The first step if you’re feeling depressed is to tell someone. A loved one can walk with you and keep track of your symptoms. It is also important to seek help from a professional such as a doctor or mental health expert. This will allow you to get an accurate diagnosis and an effective treatment plan.
Should you get diagnosed with depression it’s quite likely that you’ll have a combination of regular counseling and medication. Your doctor will put together a treatment plan that fits your circumstances, and part of that plan may also include having your family as part of your support structure.
Your friends and family can help you be consistent in taking your medication, getting to your counseling appointments, as well as keeping up with other areas of your health such as what you eat and getting some exercise.
There are a few things that will help you on your journey as you deal with depression, and these include:
Stick to your treatment plan. Keep taking your prescribed medication. If the side effects are serious and are affecting your everyday life, let your doctor know. They can change your medication or the dosage until it works for you. Keep going for counseling to help reinforce healthy thought and behavior patterns while exposing and disrupting unhealthy ones.
Take care of your physical health. Exercise, sleep, and eat well. Doing this will help you keep your health up and exercise can also help elevate your mood through the release of feel-good neurochemicals.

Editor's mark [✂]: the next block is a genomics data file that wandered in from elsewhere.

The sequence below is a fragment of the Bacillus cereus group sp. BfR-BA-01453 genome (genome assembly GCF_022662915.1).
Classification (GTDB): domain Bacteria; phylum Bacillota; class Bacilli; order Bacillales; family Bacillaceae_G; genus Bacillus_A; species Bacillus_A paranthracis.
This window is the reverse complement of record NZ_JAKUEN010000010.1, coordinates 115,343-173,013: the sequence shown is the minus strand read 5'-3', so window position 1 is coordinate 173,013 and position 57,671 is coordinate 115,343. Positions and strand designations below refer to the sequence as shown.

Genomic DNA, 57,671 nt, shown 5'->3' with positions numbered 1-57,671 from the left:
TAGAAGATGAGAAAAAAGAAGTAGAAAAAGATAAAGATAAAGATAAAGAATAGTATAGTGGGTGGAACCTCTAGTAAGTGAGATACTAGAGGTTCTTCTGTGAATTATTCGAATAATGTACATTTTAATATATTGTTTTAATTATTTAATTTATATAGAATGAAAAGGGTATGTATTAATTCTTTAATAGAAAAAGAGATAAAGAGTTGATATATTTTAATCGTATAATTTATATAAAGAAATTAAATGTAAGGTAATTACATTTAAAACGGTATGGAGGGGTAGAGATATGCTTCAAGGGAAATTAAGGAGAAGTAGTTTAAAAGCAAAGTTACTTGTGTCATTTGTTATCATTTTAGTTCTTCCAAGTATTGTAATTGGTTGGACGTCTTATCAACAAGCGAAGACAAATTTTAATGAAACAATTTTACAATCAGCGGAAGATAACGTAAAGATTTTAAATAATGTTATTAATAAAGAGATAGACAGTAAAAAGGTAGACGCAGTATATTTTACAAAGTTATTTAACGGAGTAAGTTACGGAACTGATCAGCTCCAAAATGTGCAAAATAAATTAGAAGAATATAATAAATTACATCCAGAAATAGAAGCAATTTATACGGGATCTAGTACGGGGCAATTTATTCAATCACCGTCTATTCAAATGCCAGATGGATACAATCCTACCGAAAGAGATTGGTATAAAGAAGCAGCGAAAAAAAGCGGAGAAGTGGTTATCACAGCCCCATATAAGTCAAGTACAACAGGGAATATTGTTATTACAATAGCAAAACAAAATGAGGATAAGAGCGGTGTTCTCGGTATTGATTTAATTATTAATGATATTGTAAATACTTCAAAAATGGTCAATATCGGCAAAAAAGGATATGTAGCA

Embrace your support network. Don’t ditch church, friends, or family, though you may feel inclined to withdraw from them. Allow people to draw close and minister to you through prayer, visits, making meals, and providing support. Go for walks with people, which gets you up and about and helps you connect with others.
Take it easy. Don’t make huge decisions like starting a new relationship, moving house, or leaving your job when you’re feeling depressed. It may also help to simplify your tasks and break your day up into manageable portions, so it doesn’t feel overwhelming.
Create firm boundaries so you don’t overextend yourself. While it’s important to connect with others and allow your support network to be present in your life, it’s also important to maintain healthy boundaries so that you don’t exhaust yourself. These boundaries can also extend to work and learning to say “No” to certain things you’re asked to do.
Depression can be overcome. If you or a loved one are dealing with depression, don’t do so alone. Seek help and schedule an appointment with a doctor or a mental health professional. The counselors in our office can help. Call today.